Often, a plea bargain is an ideal resolution for a criminal defendant. You might plead guilty to a reduced charge and avoid prison. However, defendants sometimes change their minds and want to withdraw their guilty plea. In Florida, you can sometimes withdraw an earlier plea agreement, but a lot depends on timing.
Withdrawing a Plea Before Sentencing
It’s generally much easier to withdraw a plea before sentencing. According to Florida Rule of Criminal Procedure 3.170(f), a court has the discretion to allow a defendant to withdraw a plea of guilty or no contest “at any time before a sentence” so long as good cause is shown. The Florida Supreme Court has instructed lower courts to apply the rule liberally because the law favors trials on the merits.
To withdraw a prior agreement, you simply need to make a motion to the judge and ask for it. Your motion doesn’t even need to be written—though you’ll look more professional if you do submit a drafted motion, reminding the judge of the rule.
To withdraw your plea agreement, you’ll need to show “good cause,” which means that you entered the agreement involuntarily for one of the following reasons:
- Mental weakness
- False promises
- Other relevant circumstances
Typically, it’s not enough to simply state that you are innocent or that new evidence has been discovered. In those situations, your plea will be considered to be voluntary and a judge won’t let you withdraw it, so make sure you have good cause before you ask.
Withdrawing a Plea Agreement After Sentencing
It’s usually much more difficult to withdraw an agreement after sentencing. According to Florida Rule of Criminal Procedure 3.170(l), you must show that a “manifest injustice” will result if the court doesn’t agree to withdraw your plea. Typically, this means that the agreement wasn’t voluntary or that the court lacks subject matter jurisdiction over the dispute. You only have 30 days after sentencing to file your motion, which means you must move quickly. A judge will ignore a motion that is filed too late.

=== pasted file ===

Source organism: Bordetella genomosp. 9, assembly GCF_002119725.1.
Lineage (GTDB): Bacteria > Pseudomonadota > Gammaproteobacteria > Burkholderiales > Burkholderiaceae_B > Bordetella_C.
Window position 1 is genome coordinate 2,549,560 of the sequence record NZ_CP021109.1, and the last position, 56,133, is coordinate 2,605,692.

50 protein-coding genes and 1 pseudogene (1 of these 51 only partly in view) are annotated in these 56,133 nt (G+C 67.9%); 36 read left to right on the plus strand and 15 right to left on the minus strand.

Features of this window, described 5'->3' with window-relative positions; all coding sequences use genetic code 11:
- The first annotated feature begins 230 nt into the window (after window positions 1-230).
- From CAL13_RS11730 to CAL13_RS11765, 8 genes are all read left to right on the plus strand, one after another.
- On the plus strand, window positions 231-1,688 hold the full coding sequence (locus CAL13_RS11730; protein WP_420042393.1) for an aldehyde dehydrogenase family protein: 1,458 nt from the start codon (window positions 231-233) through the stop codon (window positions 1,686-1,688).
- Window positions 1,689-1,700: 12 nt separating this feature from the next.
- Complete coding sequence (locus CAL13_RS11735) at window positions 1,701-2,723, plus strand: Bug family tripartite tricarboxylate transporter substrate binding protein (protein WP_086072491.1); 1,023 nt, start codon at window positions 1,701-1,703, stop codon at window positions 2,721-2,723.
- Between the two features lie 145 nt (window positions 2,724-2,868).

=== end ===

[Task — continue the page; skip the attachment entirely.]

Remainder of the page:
Convincing the Judge
Ultimately, you won’t get your plea withdrawn unless the judge agrees to let you withdraw it, which isn’t always easy. You’ll help your case if the prosecutor agrees with you that the agreement should be withdrawn. Otherwise, you’ll need to convince the judge that your situation falls squarely within the relevant rule.
This is one area where having an experienced criminal defense attorney by your side is to your definite advantage. A seasoned courtroom lawyer will understand how your judge operates and can tailor an argument specifically for that judge, thus making success much more likely.
Contact a St. Petersburg Criminal Defense Attorney Now
Plea bargains should be approached carefully and fully considered before being agreed to. But if you want to withdraw a prior agreement, you’ll need a skilled criminal defense attorney in your corner. Rohom Khonsari, the founder of Khonsari Law Group, is a former prosecutor who understands plea agreements inside and out, including how to get them withdrawn. Call us today at (727) 269-5300 or fill out our online contact form. Consultations are free.